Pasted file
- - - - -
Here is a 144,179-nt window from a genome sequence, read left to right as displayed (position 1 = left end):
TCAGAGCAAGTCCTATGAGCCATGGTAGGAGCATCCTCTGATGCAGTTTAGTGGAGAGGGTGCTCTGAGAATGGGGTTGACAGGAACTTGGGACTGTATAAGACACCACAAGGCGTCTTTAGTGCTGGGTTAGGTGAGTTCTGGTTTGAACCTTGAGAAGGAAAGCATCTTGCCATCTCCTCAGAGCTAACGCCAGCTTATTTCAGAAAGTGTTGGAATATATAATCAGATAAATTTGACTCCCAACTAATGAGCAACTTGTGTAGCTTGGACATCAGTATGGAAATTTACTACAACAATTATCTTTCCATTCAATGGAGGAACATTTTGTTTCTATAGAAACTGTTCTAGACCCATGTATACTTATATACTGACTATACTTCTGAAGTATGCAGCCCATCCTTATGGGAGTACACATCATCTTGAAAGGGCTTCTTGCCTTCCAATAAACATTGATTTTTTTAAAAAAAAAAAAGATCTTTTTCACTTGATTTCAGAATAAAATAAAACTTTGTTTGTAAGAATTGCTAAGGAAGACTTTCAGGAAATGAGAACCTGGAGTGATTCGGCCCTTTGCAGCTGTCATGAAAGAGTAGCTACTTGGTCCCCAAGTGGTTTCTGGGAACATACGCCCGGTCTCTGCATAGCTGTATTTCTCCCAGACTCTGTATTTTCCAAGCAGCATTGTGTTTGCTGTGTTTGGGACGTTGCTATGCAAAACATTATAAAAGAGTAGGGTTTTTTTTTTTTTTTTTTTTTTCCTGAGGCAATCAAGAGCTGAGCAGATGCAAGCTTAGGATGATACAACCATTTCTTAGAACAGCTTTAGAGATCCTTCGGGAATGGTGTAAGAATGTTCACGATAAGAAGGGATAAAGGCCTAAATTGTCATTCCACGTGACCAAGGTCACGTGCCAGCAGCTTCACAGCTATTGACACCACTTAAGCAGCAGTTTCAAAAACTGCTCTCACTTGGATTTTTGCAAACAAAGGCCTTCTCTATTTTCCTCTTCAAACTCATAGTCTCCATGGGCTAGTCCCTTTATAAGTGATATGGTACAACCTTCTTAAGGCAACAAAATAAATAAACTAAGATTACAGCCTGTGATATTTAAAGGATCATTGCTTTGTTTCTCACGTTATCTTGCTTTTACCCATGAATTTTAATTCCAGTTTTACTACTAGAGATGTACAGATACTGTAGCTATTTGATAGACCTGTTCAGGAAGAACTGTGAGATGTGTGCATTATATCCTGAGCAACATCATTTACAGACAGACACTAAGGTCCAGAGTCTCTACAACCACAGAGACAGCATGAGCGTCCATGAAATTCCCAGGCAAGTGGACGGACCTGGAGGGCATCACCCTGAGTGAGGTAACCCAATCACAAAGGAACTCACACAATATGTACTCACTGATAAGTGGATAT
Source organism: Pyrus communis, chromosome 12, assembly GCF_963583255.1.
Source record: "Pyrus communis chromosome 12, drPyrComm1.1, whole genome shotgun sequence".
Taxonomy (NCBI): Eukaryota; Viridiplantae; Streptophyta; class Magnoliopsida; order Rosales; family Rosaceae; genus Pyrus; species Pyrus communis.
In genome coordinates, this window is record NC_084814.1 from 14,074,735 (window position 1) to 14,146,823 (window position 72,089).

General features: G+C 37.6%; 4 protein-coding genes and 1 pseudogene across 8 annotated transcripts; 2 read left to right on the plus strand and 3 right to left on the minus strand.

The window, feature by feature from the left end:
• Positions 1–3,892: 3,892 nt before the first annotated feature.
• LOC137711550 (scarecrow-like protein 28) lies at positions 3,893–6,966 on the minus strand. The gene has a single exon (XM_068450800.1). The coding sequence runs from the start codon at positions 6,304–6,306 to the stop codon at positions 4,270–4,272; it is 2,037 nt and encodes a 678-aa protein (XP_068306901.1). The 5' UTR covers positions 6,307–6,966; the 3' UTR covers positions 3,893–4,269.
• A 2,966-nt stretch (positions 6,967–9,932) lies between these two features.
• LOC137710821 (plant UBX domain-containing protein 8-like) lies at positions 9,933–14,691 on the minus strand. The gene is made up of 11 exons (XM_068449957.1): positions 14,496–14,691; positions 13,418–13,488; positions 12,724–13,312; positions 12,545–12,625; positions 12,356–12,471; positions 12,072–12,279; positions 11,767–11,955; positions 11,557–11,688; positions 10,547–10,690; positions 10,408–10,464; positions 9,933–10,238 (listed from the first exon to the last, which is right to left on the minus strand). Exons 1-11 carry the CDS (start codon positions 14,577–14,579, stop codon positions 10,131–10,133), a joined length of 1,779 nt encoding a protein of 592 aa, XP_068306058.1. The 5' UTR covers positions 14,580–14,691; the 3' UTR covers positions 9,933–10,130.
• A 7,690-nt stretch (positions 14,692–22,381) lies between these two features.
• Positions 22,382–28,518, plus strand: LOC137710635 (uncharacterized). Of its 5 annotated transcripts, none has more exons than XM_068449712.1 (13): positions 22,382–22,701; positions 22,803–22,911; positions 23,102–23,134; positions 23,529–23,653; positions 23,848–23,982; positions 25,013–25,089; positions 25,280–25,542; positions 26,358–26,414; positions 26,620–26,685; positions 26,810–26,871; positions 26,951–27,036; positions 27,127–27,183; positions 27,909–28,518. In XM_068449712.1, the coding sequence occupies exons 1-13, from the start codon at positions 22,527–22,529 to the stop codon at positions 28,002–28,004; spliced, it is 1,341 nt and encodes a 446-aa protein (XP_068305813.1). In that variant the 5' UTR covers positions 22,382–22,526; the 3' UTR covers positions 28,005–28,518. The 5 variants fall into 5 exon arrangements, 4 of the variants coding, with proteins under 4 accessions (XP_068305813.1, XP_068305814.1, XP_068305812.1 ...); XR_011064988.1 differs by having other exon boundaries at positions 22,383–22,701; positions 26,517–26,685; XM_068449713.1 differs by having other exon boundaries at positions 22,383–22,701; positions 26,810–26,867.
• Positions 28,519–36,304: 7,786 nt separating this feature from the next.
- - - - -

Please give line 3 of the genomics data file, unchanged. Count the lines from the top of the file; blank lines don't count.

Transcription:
Source organism: Pyrus communis, chromosome 12, assembly GCF_963583255.1.